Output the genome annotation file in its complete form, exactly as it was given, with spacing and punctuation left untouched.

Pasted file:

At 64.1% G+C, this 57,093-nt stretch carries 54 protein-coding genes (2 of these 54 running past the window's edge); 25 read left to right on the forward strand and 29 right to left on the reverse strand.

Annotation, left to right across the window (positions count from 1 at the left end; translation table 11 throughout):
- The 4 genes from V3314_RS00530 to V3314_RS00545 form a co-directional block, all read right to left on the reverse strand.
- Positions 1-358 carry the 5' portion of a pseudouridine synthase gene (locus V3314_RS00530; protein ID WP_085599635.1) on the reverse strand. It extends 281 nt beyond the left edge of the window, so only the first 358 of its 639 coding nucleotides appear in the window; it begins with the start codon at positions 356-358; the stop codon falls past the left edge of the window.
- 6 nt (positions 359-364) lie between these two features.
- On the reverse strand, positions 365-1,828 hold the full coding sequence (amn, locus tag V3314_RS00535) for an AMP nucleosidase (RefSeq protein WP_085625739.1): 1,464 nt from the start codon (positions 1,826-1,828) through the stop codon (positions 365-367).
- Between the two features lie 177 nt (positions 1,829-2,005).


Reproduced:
At 64.1% G+C, this 57,093-nt stretch carries 54 protein-coding genes (2 of these 54 running past the window's edge); 25 read left to right on the forward strand and 29 right to left on the reverse strand.

Annotation, left to right across the window (positions count from 1 at the left end; translation table 11 throughout):
- The 4 genes from V3314_RS00530 to V3314_RS00545 form a co-directional block, all read right to left on the reverse strand.
- Positions 1-358 carry the 5' portion of a pseudouridine synthase gene (locus V3314_RS00530; protein ID WP_085599635.1) on the reverse strand. It extends 281 nt beyond the left edge of the window, so only the first 358 of its 639 coding nucleotides appear in the window; it begins with the start codon at positions 356-358; the stop codon falls past the left edge of the window.
- 6 nt (positions 359-364) lie between these two features.
- On the reverse strand, positions 365-1,828 hold the full coding sequence (amn, locus tag V3314_RS00535) for an AMP nucleosidase (RefSeq protein WP_085625739.1): 1,464 nt from the start codon (positions 1,826-1,828) through the stop codon (positions 365-367).
- Between the two features lie 177 nt (positions 1,829-2,005).